The Jacksonville Daily Journal from Jacksonville, Illinois on October 9, 1931 · Page 1
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The Jacksonville Daily Journal from Jacksonville, Illinois · Page 1

Jacksonville, Illinois
Issue Date:
Friday, October 9, 1931
Page 1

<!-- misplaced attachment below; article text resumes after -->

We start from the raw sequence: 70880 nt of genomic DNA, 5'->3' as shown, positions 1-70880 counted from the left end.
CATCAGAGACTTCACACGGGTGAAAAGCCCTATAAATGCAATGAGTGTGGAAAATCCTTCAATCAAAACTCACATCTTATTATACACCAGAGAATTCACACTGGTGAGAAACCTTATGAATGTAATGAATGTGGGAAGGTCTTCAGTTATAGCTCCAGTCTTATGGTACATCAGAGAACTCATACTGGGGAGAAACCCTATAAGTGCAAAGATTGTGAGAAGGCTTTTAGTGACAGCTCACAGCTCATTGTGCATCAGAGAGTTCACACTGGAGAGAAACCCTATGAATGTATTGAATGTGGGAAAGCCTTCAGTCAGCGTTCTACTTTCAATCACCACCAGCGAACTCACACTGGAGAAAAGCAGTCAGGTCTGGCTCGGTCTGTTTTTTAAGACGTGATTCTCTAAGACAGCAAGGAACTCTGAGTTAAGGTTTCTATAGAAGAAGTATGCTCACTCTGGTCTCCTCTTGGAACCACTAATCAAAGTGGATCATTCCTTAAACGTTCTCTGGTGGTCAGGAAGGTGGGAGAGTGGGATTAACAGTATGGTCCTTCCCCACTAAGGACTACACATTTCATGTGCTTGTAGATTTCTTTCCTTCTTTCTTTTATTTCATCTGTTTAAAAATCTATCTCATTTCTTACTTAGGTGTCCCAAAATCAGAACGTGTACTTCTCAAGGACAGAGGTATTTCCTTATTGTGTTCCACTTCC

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THE NEWSPAPER OF THE WEST CENTRAL TRADING AREA VOL. 70— No. 248 3 ad? 6 on\nlle IDaüç 3 -oucnal GIVING THF COMMUNITY UNBIASED NEWS, OUR POLICY JACKSONVILLE, ILLINOIS, FRIDAY MORNING, OCTOBER 9, 1931 FOURTEEN PAGES— THREE CENTS NEW INDUSTRIAL SYSTEM SUBJECT AT CONFERENCE Chief Concern Would Be The Welfare Of Human Beings Admiral McCully and His Adopted Children Rescued Cape Henry, Va., Oct. 8 .— UP )—Rear Admiral Newton A. McCully and five of his adopted Russian children were ! rescued from Chesapeake bay today by the crew of the steamer Verona, I ! which rammed and sank their yacht 1 in the dark hours before dawn. Nonotchka. 15, thrown into the water when the big steamer bore down en the small boat, swam for more "than a half hour before she was pick -1 ed up by the lifeboat which had transferred the other occupants of the sinking yacht. Aboard the yacht, the ‘ Kiakachla- ka.” were Admiral McCully and five FINANCIERS ARE GIVING SUPPORT TO PRESIDENT Al Capone’s Usual System Of High Finance Discussed At Trial In Federal Court SECURITIES ARE BOUGHT EAGERLY IN N.Y. MARKETS Half - Billion Credit Pool To Be Formed By Saturday Rv Ray Brennan Federal Building, Chicago. Oet 8 —- (4>}__A1 Capone's unusual system of high finance, the division of profits in his underworld organization, and an ( attempt by the gang leader to i Chicago. Oct 8 .—OP)—The Chicago hiR income tax affairs with the gov- Association of Stock Exchange firms prnmfnt' discussed today at hi Real Prosperity Message Issued by Stock Firms WOMAN LATEST VICTIM OF THE CHICAGO GANGS Chicago. Oct. 8 .—(**>—A new industrial system whose chief concern would be the welfare of human beings j of the seven Russian orphans he adpt- w as advocated before ministers of the ed in 1920—Nmotehka. 15: Nokola 1, Rock River Episcopal conference to- ?2; Leldrnila, 20; Feador, 14: and Tor- day by a report of its social service notchka. 13. They were enronte lrom commission. Annapolis to the admiral’s South Protesting private charity as the, Carolina home. chief means of unemployment relief,] -----------------------------the commission declared that "industry itself must accept the responsibility for unemployment and society as a whole the responsibility for re-. lief." Aid for the Jobless this winter was I ♦ he object of chief concern to the j hundreds of northern Illinois andj Chicago clergymen attending the con-1 ference and came before informal dis -1 cussion groups seeking an answer to the question: "What part shall the i Methodist minister play this »inter to slleviate distress?" The report of the commission, on which the conference will vote to-’ jflorrow, characterised the present industrial system as resembling more ‘ the practice of the Jungle than the practice of the Christian family" and i.rged unemployment insurance shared by the state, the employer and the employe as a means of future relief.- Workers, the commission said, j should derive the benefit of shorter hours or a five day week from the development of machinery and organi- ration of Industry which have increased production but lessed employ-: ment, A committee of ministers representing the flvt districts of the conference was meeting today to determine whether an executive session should be held for a reported consideration of the reinstatement of John A. Logan Warren, former Durand pastor, who fas unfrocked in 1927 after a trial on charges of misconduct with a maid ..............— lonight circulatcd the following mes- Washington, Oet. 8 —^—President in local publications: Hoover's plan for speeding pros|>eritv's "In terms of real wealth America return was spurred forward today by i* richer today than ever before, the co-operation of America’s finan- “Our natural resources are unim- r iai titans. paired by depression. The half-billion dollar credit pool “Our wealth in the form of build- propored by the chief executive is to mgs. machinery and equipment of all l>e formally incorporated by Saturday, kinds increases year after year. Marion Miller, Wife of Frank McErlane Killed ACCUSES MAYOR OF OBSTRUCTING WORK OF LEGISLATORS Chicago. Oet. 8 ——Marion Miller, common law wife of Frank McErlane, a gangster called "Chicago's toughest." was slain In gangland fashion. on an automobile ride today and Frank McErlane again was a hunted man. Four bullets ended her life Others punctured cushions, windows and walls of the automobile in which her body was found. Nearby two dogs a fox terrier and a police dog. lay dead. Police said they saw in the shooting signs of the mad gunman Frank McErlane has become Shoots C.anf'ter Twenty months ago the woman shot him. but they went on living together The sequel to that shooting in February. 1930. was an attack by a squad of hoodlums who marched into his room at the German Deaconess hospital and sent three more bullets iato Soon afterwards, it will be put to Its task of loosening the frozen assets now clogging the channels of commerce. Mr Hoover received this word today from Governor Harrison of the New York Federal Reserve bank, to whom was given the assignment of marshalling the nations' reserve dol- ’ars into this momentous move for Ijetter times. I nfold Tale In the meanwhile, there was unfolded an intimate tale of the earelul methodical planning from which the project grew , including a secret meeting between the president and a group of influential bankers Sunday night at Secretary Mellon’s apartment. During the day, Mr. Hoover delivered a brief address before the fourtn Pan-American Commercial conference and brought 600 delegates from the '.atlons of the new- world to their ieet in a rousing ovation. If international loans had been devoted to productive purposes in the last four years, Mr. Hoover said, much of the seriousness of the economic : ituation would have been averted. Deman.. Session The day also saw a new demand for a social session of congress from ’ cenator Robinson of Arkansas, the Democratic leader He said Mr. Hoovers program was sound, as far as it r.uch supplemental m was needed Rep- of Nev York, a lican candidate for "The progress of America as a going concern depends upon the spirit of Americans. * With th* solid facts of wealth evident on all sides, the exercise of rea- ton always results in faith in America. "Confidence in a land like ours is common sense. “Prosperity springs from confidence." trial in federal court on charges of in come tax evasion. The most important development of the day was regarded as u victory for District Attorney Georee E. Q John son and his legal staff, v.ho are attempting to convict Capone on double-barrelled charges which would put him behind prison bars for a maximum sentence of 32 years and extract $80 000 from him in fines. Admit* Documents Despite four hours of unceasing opposition from defense attorneys. Federal Judge James H Prominent Issues Close With Average Advance Of $5 Up Kv Claude A. .faster Associated Press Financial Editor New York, Oct. 8 .—(4*)—Swift pro- ress in the national program to mo- holize credit for a revitalization of business was accompanied by eager buying of securities in Wall street to- Chicago Man Puts Over Clever Trick on 2 Stick-Up Men it j < cugo C ft. a> Paul (inv berg, an auctioneer, was talking over j the telephone tonight when three j robbers entered his office, drew pistols, i and shouted: "It’s a stickup!” Ginsberg pretended not to notice the men’s entrance. "I h' nt the money over to the bank Johnnv, and we re closing up for the, ni«ht he said into the telephone "Just our luck!" said one of the robbei trio disconsolately. The men left and Ginsberg, to guard against their possible reappearance, hid $6 500 in a desk, then called the police. The robbers did not ? other men in the office DISARMAMENT TO BE PRICE FOR RELIEF Hoover Will Discuss Question With The French Premier The uprush in stocks was almost as i,wift as that of Tuesday, prominent issues closing with average advances of $5 or more. Bonds also attracted Wilkerson ruled enthusiastic buying, particularly the that documentary evidence concerning * abroad issues, the attempt by Capone to settle his The cheer quickly spread to the income tax troubles in April, 1930, is commodity markets, and wheat and WALTER E. WOLF SENTENCED TO PENITENTIARY Embezzler Of Millions Must Serve Minimum Of Ten Years admissable as evidence. The evidence tends to show Capone admitted that he had an income of $266,000 over four years from the profits of Chicago’s liquor, gambling and vice enterprises Capone, dressed in garments more sombre since reporters twitted him about a llashy necktie and bright colored socks, lost his look of boredom when Judge Wilkerson ruled the evidence admissab’e. The scar-faced glared at his attorneys, ihern and Albc tom he normally corn futures were quoted at 2 higher in the Chicago pit. Despite a large increase In the government's monthly crop estimate, cotton finished the day with net gains of 40 to 50 cents a bale. Day’.v Development;« Among the day’s constructive developments were: 1—Indications that th? $500.000.000 WAR UNLIKE ANY PAST CONFLICT IS PREDICTED General Smuts Claims Armed Peace Will Lead To War gang c Micha ' toward affable F V Ils Louis ' Wi charge ol Í c the Chic:; ;> . ment office, p , c evidence of the went, but that congressional at lesentative Sn< prominent Ren «he speakershij opposing th The inside s&ued ext raordii tory of th of the president that he began w< SeDtembe t project rking on ; Samuel S«*abury Makes His Charge in the New York Supreme Court York. Oc J Walker uel Sea bur ter iefii&ia! • —JPk- M a > Q t accused tods rv of obstructing U itr.e committee*« U the New York Cl' »el 6i the commits ? in supreme cou him, prolonging r McFrlane retaliated a pistol hidden unci Last night the i woman companioj neighbors to enter her death vehicle suitcases and were told neighborahoad visit to the country, night the pistol a' either bv gangsters McErlane & life, pt by McErlane himsel rei with file worn a was orivcn to a ** iis convalesce with a volley j er his pillow, a natter and statement session irelopment revealed t i\ in it the de- He th ie car at a tried tbey w, hound storekeeper'. on Some time in th taek was made- w hile ai r* umg a 1 ca*e which hot h he a;r.d Tai ni many te.»der* rissarded as a •f ist ad the» inquiry hoard s potieri See*.r ig a quick decision by th e su- p;reme c ot irt. Just) ice Sea bury mit *1 am c ¡Instructed b even n team f>C ssibieEven the n lay or of tl 1 |H f|H 1 vas aided in this obiAru let ion b; > keep! in g his bu! mgmi R ua^eU T Sher w< ood. out of the jur isd) ict ion Ol f the 1 DO trimmer Later he added “I ha ve only a few monti Lo do a ta«k r ich ougf it lo take ft' re 1 pears 1 thinkI am em titled to have some 3 eed in determii lation of tl ils mat- rltory Er lan of t “ an live. di*appe Gangster never marrfc reputations Louis wumar of Freda Mr ti Mane who a Orlane, McEf : car was ter- Mc- !.ankers and He had ha ¡amp on the ring, when, menta w ith tt paired to Seci c partaient or where a sma most powerfu names are st All phases 'uorougb!'- a which lasted : m< .. W M ban: 11 be’rg of the íaíysed ¡nti» aiti ff visited Kl ixurious avenue, nation's , Their fret. Ml Hi Rya chose tarn Mr The point at issue, which was not decided, was whether the committee lias a right to question witnesses at private hearings Among those who ha\e refused to testify behind locked doors have been three Tammany lead- CIK Senbury had sought to question them in private about their incomes and (ank accounts ENDORSE « AMFBFI.L Chester, 111.. Oet. 8 — (**>—The Democratic committee of Randolph county, at a meeting here today, Indorsed B A Campbell of East St Louis, for governor. WEATHER I *— I m -------—__________________________« For Jacksonville and vicinity—Partly cloudy and warmer weather is predicted for this vicinity today followed by fair and warmer weather Saturday. Temperatures were somewhat lower yesterday, according to the report issued by the Norburv Sanitarium Weather Station last night. The highest temperature yesterday was 68 ; current 62. and low 55 Rainfall .99 of an inch. Miller when McErU those surnames, and a string of aliases known in the police courts of Chicago, St Louis and Pennsylvania, once escaped from a penal institution al Blawmnx, Pa . and the records fail to show *he was ever apprehended McErlane earned a reputation one of gang land's most feared killers not always Immune to prison tern, but never convicted of murder. In hii 20 years of familiarity with police blotters, he had spent time in jail for robbery, assault to murder, burglars*, accessory to murder, aiding a prisoner to escape and assault to kill. Ten years ago he left prison on parole. A murder charge was dropped without prosecution in 1924. Then he went to trial m Indiana on a gang murder indictment in 1927 and won acquittal. Listed iiow as one of Chicago’s “public enemies,' he Ls wanted on a \agrancy warrant. TRAIN HITS AUTO; TWO ARE KILLED situation were in a diatusftfon r midnight. The bankers approved and agreed to appoint a small committee under Oov- • mor Harrison to consider the issues .molved. With 24 banks represented, this group met on Monday morning m New York and recommended that the project be put into operation. In the meanwhile, the president had set telegraph wires to humming with messages to congressional leaders of both parties, summoning them to Tuesday night’s epochal white hou.«- conference. The legislative chieftains approved in principle. Chicago, Oct. 8 —<4>.—Walter E Wolf, the bank official whose embezzlement of $3.691.000 from the Continental Illinois Bank and Trust Corn- l>any were gobbled up by stock losses must serve a minimum of ten years In prison for his speculations. Chief Justice Harrv M. Fisher sentenced Wolf today to serve consecutively from one to ten years on each of the ten counts of the indictment. Application for parole cannot be made until one year of erfbh sentence has been ser.ed. %Volf will be taken lo prison alter a ten-day stay. "You have lived in crime for 12 years and your yearf of repentance should be longer.’* Judge Fisher told and you have forfeited an> right to consideration ” The defense coum< 2 had peution- ed for th? sentences to run concurrently, ciUng the defendant's plea of guilt and his voluntary admission of the embezzlement. Judge Fisher however, ruled that Wolf had not diM-ioaed his theft to officials until after bank auditors of discovering the told ODO were on ie vi loess. Had t he bank been oth er than Chicago’s lar gest. Judge FIsher main- tamed tt:re huge losswould have causedreal loas and 1 mfferlng" to deposit* The ITS. the E-ft. accomplishled through mantpu lation and borro wing" of set urines, , was made good. in the mam. by msurat ice Wolf wasin charge of the cou poi n department 1 tx)xes. The 1 nditctments chargi rd Wolf with Illinois—Partly cloudy. kliiU^lv warmer in extreme north portion Frl- j day; Saturd;*v generally fair a"dj somewhat wcrnier. Indiana—Partly cloudy Friday; Saturday fair and somewhat warmer. Wisconsin—Generally fair with rising temperature Friday; Saturday partly cloudy to cloudy, somewhat warmer In central and south portions Missouri—Generally fair, slightly warmer in west portion Friday; Saturday fair and somewhat warmer. Iowa—Generally fair, slightly warmer Friday; Saturday partly cloudy, warmer in east and south portions. Temperature* City 7PM Boston ............................. 64 New York .............. 60 Jacksonville, Ha....................76 New Orleans ................... 80 Chicago ...................................55 Cnc.nnati ............................... 5)! I ?#t roft ............................,52 Memphis ...................... 76 Kansas City .............. 60 Okla^^ma City........... 68 Omaha .................................... 58 , Minneapolis , 54 Helena ... ............... 54 San Francisco .............. 60 WtnniDeg ................................ 54 H 80 82 82 88 61 66 58 84 64 7J 64 58 60 66 54 L. 00 70 72 74 .*>8 66 *>4 70 52 64 48 42 28 56 34“ Chicago, Oct. 8 —(4*'—CJeorge N Eacon, 62, and his wife, Alice. 60. of Champaign. 111., were killed toda) when their automobile was demolished by a Michigan Central freight train one mile southwest of Matteson. Mrs Charles B Nolle, therir daughter and the wife of the president of Robert W Hunt and company, engineers. Chicago, said her parents had left her home this morning enroute for Champaign after several days’ visit here. According to the engmeer, C. F Ames, the elderly couple evidently failed to see the tram, which was eastbound, until it was too late The wreckage was carried 300 feet Bacon was the owner of an interior dccorating business in Champaign. The inquest will be held tomorrow THREE PERSONS ARE DROWNED NEAR OTTAWA Ottawa. 111., Oct. 8 -GP)~-Three persons mer? drowned near here today. Michael J, Cahill, 70, was drowned in a well at hi* home In Dwight. Ill, when he slipped as he was emptying a tub of water into It: Dona Arline Benn**tt, 18 months old, fell into a watering trough and was drowned, and Stanley Yuccas. 41, of Seaton- vllle. III., slipped into a creek while hunting mushrooms and was drowned EDITH BERKMAN IS BEING HELD AT EAST BOSTON 2S-Year-Old Communist May be Deported to Poland Officials Say Boston. Oct. 8 —^—Edith Bnk- mun. 28-year-oid communist agitator with two troublesome days as a strikt leader in Lawrence behind her, languished In a detention room at the « East Bot.’on Immigration station to- 1 night. Miss Berkman will remaui in the custody of the federal authorities at least until tomorrow morning At that time the Unit<*d Stales circuit court of appeals will hear the argument of her counsel that sh«* should be readmitted to ball until the same court decides whether she shall be sent back to Poland, the country of which the government claims she is a native. Federal authorities arrested her several months ago in Law'rence as an alien working for an organization trying to overthrow the government. She was arraigned in the United State's district court and appealed a deportation order to the circuit court of appeals. She was released cm ball, i but the district c*ourt de*cided today that her bail should be revoked be- j cause of her work in Lawrence Late j in the day her counsel decided to I carry the fight on the question of bail i to the circuit court of appeals. Lawrence city officials, who had contended with Mia Berk ham during the previous strike, appealed to the federal government yesterday to aid them in ridding the city of the radicals they damn'd were fomenting trouble. embezzling only 11.047,000 David Weiss, a tailor-turned-broker, is also under Indictment on larceny cliarges because of hui dealings with Wall. Investigators said Wolf did not profit personally by his speculations, losing all the millions in the market while continuing to live his quiet life in a suburb. He is 42 years old. >n Testifies son of Chicago, in and investigations for ernal revenue depart- c the most damaging day against Capone Wilson, where hearing is so poor that the attorneys shouted question' to him. testified that Capone and an attorney. Lawrence Mattingly of Washington. D C., visited his office on April 17. 1930. to discuss the gangster s income tax The documentary evidence which the government regarded so valuable consisted of a power of attorney designating Mattingly as Capon* s lawyer, a letter from Mattingly to th<internal revenue department, and a senographic report of the conference between Capone. Mattingly and th- internal revenue officials ‘ Mr. Capone anved a few minute late, accompanied by two men who remained on sentry duty at the door. Wilson testified. * Mr Mattingly me that Capone's income was $: in 1928, $40 000 In 1927; $100.000 in 1928 and $100.000 in 1929. Kilsejn quoted Mattingly as say.n^ “These figures «of Capone's mcomp for the four years in question» are the bfst we can do. Mr. Capone is willing to pay his tax on these amounts “The government ought to act promptly in collecting this tax. pone has money, or could get momy and he could pay a substantial amount now " The stenographic account recorded Capones income prior to 1925 wa "only about $75 a week.” During that period of hi* Chicago career. Capone was an employee of Johnny Torrio. the bullet scarred veteran he suc- I ceeded, it was said. After Capone came into power, according to the information given to Wilson by Mattingly, he dividend two- thirds of the profits from his multiple rackets equally with three other men. The identity of three others was not established. The remaining one third of th »1 profits were said to have gone to lesser employees of the liquor, vice and gambling syndicate. bank credit corporation plete?d late tomorrow, 2 —An increase Federal Reserve rate from 11 to 2 ; fort to make bank • en in the bank's per lending nks a r 1 . 000.00 ild be cotn- New York rediscount t, in an ef- more prof- ■w stimulus * ating th necessitai hangmg absorbed. 4—An : of $171.000.000 in brokers stock trading wpe>k ended lucing the total to $1.001,- lo'vest in years, and Indian enormous volume ol selling which had been “r the market had been ncement by the chairman of the New York state Joint legislative committee on banking that he would s«*ek legislation to liberalize the regulations regarding bonds which may be held by trustees and savings banks, which may be lift a huge burden irom the market for railway bonds. 5—The sailing for New York of two officers of the Bank of France to con- er with Federal Reserve ofiicials. whn* British and French government fiicials discus nid J ? Mon ed economic an. who wa veci to be interest! eternalional finan 6 —Announcement by -lie Chamber of Comme rs in the industry ex?w iional moboiization prog by the federal adnuni.M eult in improved busmen !ead the way to restora ;*ruy. ___ problems, i in Paris, lg himself :ial sttua- Automo- ihat lead- d the na- i launched ion to re- 1 1932, and n of pros- ABRAHAM LINCOLN WAS BORN 2-ST0RY HOUSE IS CLAIM Judze Harvey Smith Say* One Room Log Cabin Story “Myth” HOOVER OPPOSES LOANS FOR ALL WAR PURPOSES Would Devote Funds Strictly to Productive Enterprise He Declares Washington Oct 8 — (>•»>—President Hoover today revived an old preventive for world economic Ills, calling for a cesatlon of International loans except those devoted strictly lo NOBEL LITERATURE PRIZE IS AWARDED TO DR. KARLFELDT !s First Member of the Swedish Academy to Receive Award . Stockholm. Sweden. Oct 8 .—C4*'— The Nobel prize in literalure. won last year by Sinclair Lewis, was posthum- fu*iy awarded today to Dr. Eric Axel Kailfelat. Swedish lyric pe>et. Dr. Karlfeldt is the first members of the Swedish academy, which selects ? he Nobel prize winners, to receive the literary award. He was permanent secretary of the academy and chairman of the Nobel prize committee As long as he lived he refused to allow the committee to consider him for the honor, although his name frequently was suggesteei. Last year Dr. Karlfeldt introduced Mr. Lewis to the king of Sweden at ¡he presentation ceremony in connection with winch the American novelist a widely commented on speech mg the way of art In America Sheffield. England. Oct. 8 .—C4*)—A war unlike any conflict in the past was predicted by General Jan C. Smuts, soldier and statesman, in a speech at Sheffield university tonight, unless the world soon establishes a disarmed peace/* The armed peace \* d to the World war," he said. “Would It have ended «here. But the armed force continues in an aggravated form and as long as it continues mankind seems to be marching to some horrible doom.’’ General Smuts, president of the British Association for the Advancement of Science, made his statements *n the Basil Hicks Memorial address in memorv of a son o! thr university’s vice-chancellor killed In the World lci war. Scientific War “In the World was w<* sav only the beginning of the cast difference which science is making in human affairs.” General Smuts said ‘ In the next great war if thar is ever allowed to debts occur, science will, like some angry outraged diety. go far to destroy mankind Itself. The next war will be un- ’ike anything which has been called war in the past. •The time-honored name of war would not proi>erly apply to it l: will pay scant attention to armies and navies or to the otner paraphernalia of war. It will go straight for th< population and for the. immense ur- ::an aggregations which will ue its sure target. ill • ■ t w:U ■ d •••ol . of Cfieimral and biological weapons It will cover the fair land and the great cities with poison and disease erm:>. It will saturate vast areas •i <’• .uiiv atmosj'-.*:- • The.e will be no escajje, not even or the statesmen and the war-makers and a pa.l oi dea[.n will rest over all. F’^en nov. the laboratories of three continents are bus' with their deaciiv •e-searches. And .n due courv* some lunatic v ill press the button and the flower of the human race will be trap|>ed and destroyed There is still a wav of escape, but it lies alcng the arduous path of disarmament, Surely sufficient has oe*m said to show why we should without further delay take to that oath.” By Francis M. Stephenson Washington, Oct. 8 — c4>)—Drastic I disarmament is the price for which ek to rob two America is holding further relief I from the war debts owed by Europe. It became increasingly clear todnv that this understanding will be sought by President Hoover in his forthcoming conference with Premier Laval of France. It also became evident that disarmament and Its related subjects of a naval holiday will be linked with war debts and the world financial situation as the principal topic of the Hoover- Laval meeting. World Finances World finances formed the basis for the conversations today between Lord Reading, British foreign secretary, and Premier Laval In Paris, where it was stated “we do not know what will happen in the future.” At the same time two high officials of the Bank of France left for the United States. There were predictions they would join in the Hoover-Laval discussions. Second day reactions from the president's discussion of this subject with congressional leaders at Tuesday night’s conference also indicated that congress is reserving Judgement on an extension of the moratorium to see what may be gained in the way cf disarmament from Europe. <)f)pn>e Extension Senator Bingham. Republican, Connecticut. one of those attending the white house parley, emphatically asserted today that only two or three of the congressional conferees had definitely opposed any extension of the moratorium. “I believe it is fair to state,** he H'that the conferees reserved their judgement until they see what is worked out and that is necessary in the way of an extension. President Hoover did not outline any specific plan nor propose a definite extension of the moratorium on w*ar It is obvious that he will trv to get the best bargain with Premier Laval.” It is agreed that many bankers, particularly those with foreign investments, are anxious for an extension of the moratorium Aside from this, it is also true that many financial experts in the government and In congress believe Germany will be in little better condition next July to meet reparations than ?he was last Julv when the moratorium was put into fsOtect* Can Suspend Payments It us «iso rw*ir*ed uvxx Oermany has the right under the Young plan, to suspend payments for two years anyway. thus. Americas statesmen are preparing to g< for what appeu essary. Whether the be willing to ei: vision of unknown. something In return to be inexitably nee- r the administration would to enter into a complete re- the European war debts is President Hoover emphatically recalled at Tuesday night's conference that'in announcing the moratorium he had declared against cancellation of the war debts. MANY POLITICAL LEADERS DEMAND SPECIAL SESSION REORGANIZATION OF TAX SYSTEM GOAL OF C. OF C. Frank O. Lowden Will be th® Principal Speaker on Program Today Would Pass Legislation to Put Hoover’s Economic Program Into Motion maa dec Is was Dr he I New York. Oct. 8 —(4*»—The Evening Post says today that Judge Har- productive enterprise vey H Smith, 70 years old. living In More than 600 delegat retirement at a New York hotel, took fourth Issue today with historians who say Abraham Lincoln was bom in a one- room log cabin cm Nolin Creek Kentucky. As a matter of fact, the newspaper quotes him as sayuig. Lincoln was born in a comfortable two-story house owned by his father who was not poor, but one of means Judge Smith, the Post said, has. • Pan-American commercial conîerence, before whom the president stood answered his brief address with more than a minute of standing applause. The chief executive pointed his attack particuarly at loans to nations for balancing budgets or for military equipment or war purposes. If these were to end. he said, a "great number of blessings would follow to the FURNITURE MAKERS TO SUPPORT PRESIDENT written to the congressional commit- entire world." tee on appropriations that main ten- { The president reached back into an ance of the enshrined cabin on Nolin address made before the same confer- creek "support a myth which does not ence in 1927 At that time as sec- 1 add to Lincoln s reputation or to the retaary of commerce he asked for sound sense of congress in continuing the development of an understanding the e*ror,M that the financial transactions be- "Contrarv to popular belief, ’ the tween nations mu.^t be ba>t‘d upon the judge wrote. "Thomas Lincoln, the primary foundation that money tram- i president s lather, was not a poor fererd is for reproductive purposes.” * man, but a respected man of means “I repeat this today.” he said. ‘ be- He owned a vast farm on Mill creek, cause had It been foll^ved during which he acquired In 1803 and sold in these past five years our problems! 1814 On this property he built a throughout the world would be far large, comfortable two-story house different, our difficulties infinitely ’On December 12, 1808. w hich is 60 less ” days before the president was born.j The president spoke the# Thomas Lincoln secured a contract, quietly A battery of microphones In Karlfeldt died April 7. this year ad Ions been considered one of Sweden’s outstanding j>oets, his works being chiefly concerned with the folk wavs and daily life of the Dalecariah peasants, from whom he sprang. Twenty-seven years ago he was elevated to the Swedish academy and in ¡907 he became a member ol the Nooel iri^e committee. He is the third Swedish writer to receive the prize in literature, tlu» others being Selma Lagerlof, 1909 and Vemer Heidenstam. 1916. The Nobel prizes were established Alfred B Nobel, Swedish scientist find inventor of dvnamite. who left $9.000,000 on his death in 1896 for a fund from which the interest is used to pay the awards The value of the prize fluctuates. Last year it was $46.350. Joseph Kid Weil and Partner Are Arrested A Rain when detectives heard ing money affairs with ROB FINANCE FIRM Danville, III,, Oct. 8 -i#i-Wnile employes were out to lunch, two men held up Carl K Shank, manager of the Personal Finance company, today and es aped with $1,000 after ran- aiking the company's vault. Chicago. Oct 8 -.4> - ->w Kid ’ Weil unci his Deacon" Buckminster, words' custody tonight They were seized on si for the deed to Nolin creek It is in- ■ front of him. however, carried them heart oi the citv s fin Chicago, Oct. 8 —(4»)- Directors of j coneivable that the president s father not only through this continent, ui’ the National Association of Furniture would have moved his wife from a into South America. Many of tli* Manufacturers, meeting here, today warm comfortable house on Mill creek delegate** in the great hall ot the Pan- Leonard Jennings voted lo cooperate with President to a one-room shack on Nolin creek, j American building choM- to listen! Police have always Hoover's commission on unemploy-i "Actually the log cabin was built [ through the earphones attached to ment and to appoint a committee to,after Abe Lincoln was born and was their chairs. study employment conditions in the used by Thomas Lincoln as a tem-: Col Theodore Roosevelt, governor of furniture Industry The committee's porary residence during the summer Porto Rico, followed Mr Hoover upon recommendations will be put into ef- months, when he fa muni land in the rostrum. Pleading for a piore feet at once, if iJossible, and will oe Nolin creek.’ complete international understanding « }§eph * Yel- rtner, Fred re in police icion In the lal district t*m discus- third man, Washington. Oct. 8 -OP)—From the ranks of his political opponents came demands today that President Hoover call immediately a special session of congress to put in motion his economic program Democratic chieftains headed bv minority leader, who wa* present at Senator Robinson or Arkansas, senate the white house* conference advanced the view the plan would be more effective if written into law at once. Opposition to a session was voiced meanwhile, by Senator Bingham of Connecticut and Representative Snell of New York, the latter a prominent candidate for the speakership. Snell said that because of the short time remaining before congress convenes in December, ht» could not see to “any great advantage'' in calling a j !'Ul special session He predicts ti.- "i president's proposals would meet ap- Hi* pro', al of the le^tslaturs and -,i,d they had already won the favor of the public. The white house remained silent No suggestion for calling congress into session was made at the Tuesday night conference of congressional j leaders w hich preceded announcement of Mr Hoover's project lor liberalizing credit. Proposals for calling an «w ra es- won came from Robinson and Senators Walsh of Montana a" >tan; Democartic leader, and Arkansas Senator Wat KM) of Indiana Repub* It I lican ieader, predicted the president's ' that no ’ recommendations would Improve b ¡si- unless it ness conditions. i of taxat. Chicago. Oct. 8 —«4»)—Reorganization oi the taxing system, from the smallest unit up, was the goal today ol the Illinois Chamber of Commerce. For a year, a taxing committee headed by Dean Charles M. Thomp- ron of the University of Illinoia School of Commerce has studied state and municipal taxes. This study was continued today at the 0 |>ening session of the annual two-day meeting. Interest In the taxing problems of 'oeal governments was reflected in the two addresses on Friday’s program Frank O. Lowden, former governor of Illinois, will discuss reorganization of local governments while Thomas fewell Adams, of Yale, nationally known tax ex]>ert and advisor to President Hoover, will dwell on federal, state and local taxes. J. Paul Clayton, president of the Illinois Chamber of Commerce, said the members “felt it was their risnt to present the taxing problems to the public We represent a cross-section ie private, industrial and business of ihe state.” The Chamber leaders have made no plans, as yet, to draft rtmedial tax 'egisiation "We believe this is usless.” Clayton «aid, without first making every man and woman familiar with where his »ax money comes from and where it toes.** Commercial ansoria'ions In forty Illinois cities have been working the 1 ast year lo effect taxing remedies. In Fast St Louis, Clayton said, municipal taxes were trimmed after an Caraway,' audit was made by the local Chambe; i of Commerce, < • Clayton addeKl, i he mach alles»! uiuts n suspicious of the widely known conlidence men. especially when they discuss money, so official»- planned to question Jennings to determine whe be the victim in any pic Today wus the first time in several mcorporatea m a report of the turn- Judge Smith, the Post said, was he blamed alike peoples in the United months Weil and Buckminster came iture industry to the unemployment | born and raised near the Lincoln j State*« and in some of the Latin- to police attention Ear’y this year conference of the National Association homestead, and his ancestors were In American countries for nusunder- they successful!' sidestepped difficul- of Manufacturers in New York oil < close touch with the Lincoln family standing and jealousies within the! lies in Decatui Rockford, Racine, October 29. <** far pack as 1766. 4 hemisphere, Wii,, and Kalamazoo. Mich. BANKER 1*11 > W ,.Hl>.t >« K ! ■ Oet H -t‘ i' in C. Jewett, 77. prominent in McHenry he was to! eountv banking aiFairs for 45 veais. defraud Qied today He was chairman of the solution to keep a board of .ne S ate bank of Woot!>tcnk mai'Kf! mu., ,1 having reined as president last January to take the position He was a life long resident of Mc Henry coun­ tv Burial «ill lie Saturdaj with *i.a*um;; set wee». I OKI» %NIZf Pana. Ill, Oct 8 -—UP*—Approximately 500 Shelby county farmers, at a mass meeting here adopted a re­ grain off tna ly m)d existing price is paid for tne commodities."* The farmers also voted to unite with anv state organisation formed as a parent body -»-d* «‘o ** ’ 1 » as aux>